Maybe a faster implementation:

```
mergeTwo :: Ord a => [a] -> [a] -> [a]
mergeTwo x [] = x
mergeTwo [] x = x
mergeTwo (x:xs) (y:ys) = if x < y
then x:(mergeTwo xs (y:ys))
else y:(mergeTwo (x:xs) ys)
mergePairs :: Ord a => [[a]] -> [[a]]
mergePairs [] = []
mergePairs (x:[]) = [x]
mergePairs (x:y:tail) = mergePairs ((mergeTwo x y):(mergePairs tail))
mergeAll :: Ord a => [[a]] -> [a]
mergeAll [] = []
mergeAll x = head $ mergePairs x
```

mergeTwo just merges two lists. mergeAll just runs mergePairs and returns head if there is some. Magic happens in mergePairs, which takes list of lists and merges pairs, than does this again and so on, while there are at least two lists.

It might be faster, imagine you are running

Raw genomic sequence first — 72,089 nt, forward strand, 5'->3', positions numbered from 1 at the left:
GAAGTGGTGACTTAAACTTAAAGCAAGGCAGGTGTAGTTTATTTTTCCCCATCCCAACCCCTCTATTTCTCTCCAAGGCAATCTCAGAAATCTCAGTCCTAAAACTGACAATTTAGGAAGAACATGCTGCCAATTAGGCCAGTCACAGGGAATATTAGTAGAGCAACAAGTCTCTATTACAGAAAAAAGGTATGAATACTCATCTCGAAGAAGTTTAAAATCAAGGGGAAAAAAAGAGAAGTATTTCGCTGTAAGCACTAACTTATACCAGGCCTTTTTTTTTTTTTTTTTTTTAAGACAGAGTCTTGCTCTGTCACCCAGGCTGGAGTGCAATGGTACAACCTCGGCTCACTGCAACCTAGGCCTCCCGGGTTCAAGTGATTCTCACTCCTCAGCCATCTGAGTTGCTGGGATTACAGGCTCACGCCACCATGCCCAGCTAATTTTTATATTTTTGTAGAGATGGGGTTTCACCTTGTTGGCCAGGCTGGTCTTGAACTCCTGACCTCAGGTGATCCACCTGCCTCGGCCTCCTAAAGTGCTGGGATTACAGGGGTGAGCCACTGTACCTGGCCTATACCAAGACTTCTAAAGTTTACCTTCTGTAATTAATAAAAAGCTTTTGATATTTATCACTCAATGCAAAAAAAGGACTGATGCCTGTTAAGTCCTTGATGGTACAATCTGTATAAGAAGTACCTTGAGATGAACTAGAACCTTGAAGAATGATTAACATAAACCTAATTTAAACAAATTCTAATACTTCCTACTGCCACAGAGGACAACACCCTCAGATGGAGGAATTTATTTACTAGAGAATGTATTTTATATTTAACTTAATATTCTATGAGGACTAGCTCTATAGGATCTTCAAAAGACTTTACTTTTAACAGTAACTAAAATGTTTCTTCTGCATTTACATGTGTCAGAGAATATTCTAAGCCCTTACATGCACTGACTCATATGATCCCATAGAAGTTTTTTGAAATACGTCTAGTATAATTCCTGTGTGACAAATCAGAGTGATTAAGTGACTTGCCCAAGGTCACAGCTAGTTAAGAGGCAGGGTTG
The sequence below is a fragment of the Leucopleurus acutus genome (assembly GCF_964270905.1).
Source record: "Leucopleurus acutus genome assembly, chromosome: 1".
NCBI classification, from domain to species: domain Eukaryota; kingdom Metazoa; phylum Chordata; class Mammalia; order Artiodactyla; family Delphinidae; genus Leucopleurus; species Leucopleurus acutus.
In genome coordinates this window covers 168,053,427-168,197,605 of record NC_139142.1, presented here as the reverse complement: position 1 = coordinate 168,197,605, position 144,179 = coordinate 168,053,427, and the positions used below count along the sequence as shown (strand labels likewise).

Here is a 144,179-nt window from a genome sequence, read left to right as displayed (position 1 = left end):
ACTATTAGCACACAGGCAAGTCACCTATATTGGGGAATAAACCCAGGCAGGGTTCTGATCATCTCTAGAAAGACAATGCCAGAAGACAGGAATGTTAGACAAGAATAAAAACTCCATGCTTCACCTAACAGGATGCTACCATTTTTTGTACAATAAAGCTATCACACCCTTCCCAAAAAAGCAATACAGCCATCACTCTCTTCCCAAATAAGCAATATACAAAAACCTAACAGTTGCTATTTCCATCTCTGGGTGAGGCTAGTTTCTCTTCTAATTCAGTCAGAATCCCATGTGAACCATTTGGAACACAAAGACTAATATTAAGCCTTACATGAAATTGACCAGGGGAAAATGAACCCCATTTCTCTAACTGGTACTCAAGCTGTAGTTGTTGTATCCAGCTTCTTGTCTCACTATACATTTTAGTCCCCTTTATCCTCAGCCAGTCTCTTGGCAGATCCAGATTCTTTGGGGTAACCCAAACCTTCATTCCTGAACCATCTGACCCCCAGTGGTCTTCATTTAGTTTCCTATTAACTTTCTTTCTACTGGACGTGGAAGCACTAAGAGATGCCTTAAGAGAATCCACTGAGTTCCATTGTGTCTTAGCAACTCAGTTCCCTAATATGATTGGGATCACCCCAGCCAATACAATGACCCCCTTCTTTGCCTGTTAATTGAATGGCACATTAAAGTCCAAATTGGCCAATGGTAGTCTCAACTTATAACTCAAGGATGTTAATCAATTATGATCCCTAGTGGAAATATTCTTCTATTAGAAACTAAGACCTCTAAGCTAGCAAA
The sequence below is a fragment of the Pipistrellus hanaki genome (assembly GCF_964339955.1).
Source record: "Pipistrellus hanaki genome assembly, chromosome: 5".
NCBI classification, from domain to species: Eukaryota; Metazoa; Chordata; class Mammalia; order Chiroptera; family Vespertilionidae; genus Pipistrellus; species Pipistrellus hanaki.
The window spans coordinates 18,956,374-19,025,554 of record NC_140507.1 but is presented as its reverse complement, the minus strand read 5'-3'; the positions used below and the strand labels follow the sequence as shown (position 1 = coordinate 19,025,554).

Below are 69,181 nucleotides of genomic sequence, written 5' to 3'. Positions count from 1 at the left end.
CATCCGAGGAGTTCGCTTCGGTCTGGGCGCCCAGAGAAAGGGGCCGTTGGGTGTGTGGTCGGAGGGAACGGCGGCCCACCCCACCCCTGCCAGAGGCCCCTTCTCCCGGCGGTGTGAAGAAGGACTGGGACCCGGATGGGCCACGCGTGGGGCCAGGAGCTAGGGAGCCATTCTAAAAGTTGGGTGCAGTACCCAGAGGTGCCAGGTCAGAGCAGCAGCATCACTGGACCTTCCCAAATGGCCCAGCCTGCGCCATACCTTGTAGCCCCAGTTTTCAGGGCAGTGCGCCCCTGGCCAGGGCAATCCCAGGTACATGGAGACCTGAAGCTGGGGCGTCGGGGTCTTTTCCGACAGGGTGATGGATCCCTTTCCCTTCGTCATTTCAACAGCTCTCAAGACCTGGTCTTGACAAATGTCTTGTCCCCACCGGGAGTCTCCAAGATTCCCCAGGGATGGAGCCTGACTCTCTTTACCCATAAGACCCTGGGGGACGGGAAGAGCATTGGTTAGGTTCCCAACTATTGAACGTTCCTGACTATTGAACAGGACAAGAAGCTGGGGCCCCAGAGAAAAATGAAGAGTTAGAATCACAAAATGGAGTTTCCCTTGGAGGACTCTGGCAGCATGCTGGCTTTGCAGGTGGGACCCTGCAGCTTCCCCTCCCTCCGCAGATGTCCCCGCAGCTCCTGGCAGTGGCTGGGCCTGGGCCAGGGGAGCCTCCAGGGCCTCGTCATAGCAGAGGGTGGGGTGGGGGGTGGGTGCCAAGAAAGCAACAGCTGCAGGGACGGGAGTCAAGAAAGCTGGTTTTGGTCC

```
merge = foldl merge2 []
```

It takes one long list and merges and merges. If you run it at [[1,2,3],[4,5,6],[7,8,9],[10,11,12]], it merges:

[] with [1,2,3]

[1,2,3] with [4,5,6]

[1,2,3,4,5,6] with [7,8,9]

[1,2,3,4,5,6,7,8,9] with [10,11,12]

But you want to keep lists of approx same lenght. So you want to merge:

[1,2,3] with [4,5,6]

[7,8,9] with [10,11,12]

[1,2,3,4,5,6] with [7,8,9,10,11,12]

You could also consider paraller implementation of mergePairs, it could be useful on multicore processors. But I have no experience in this :/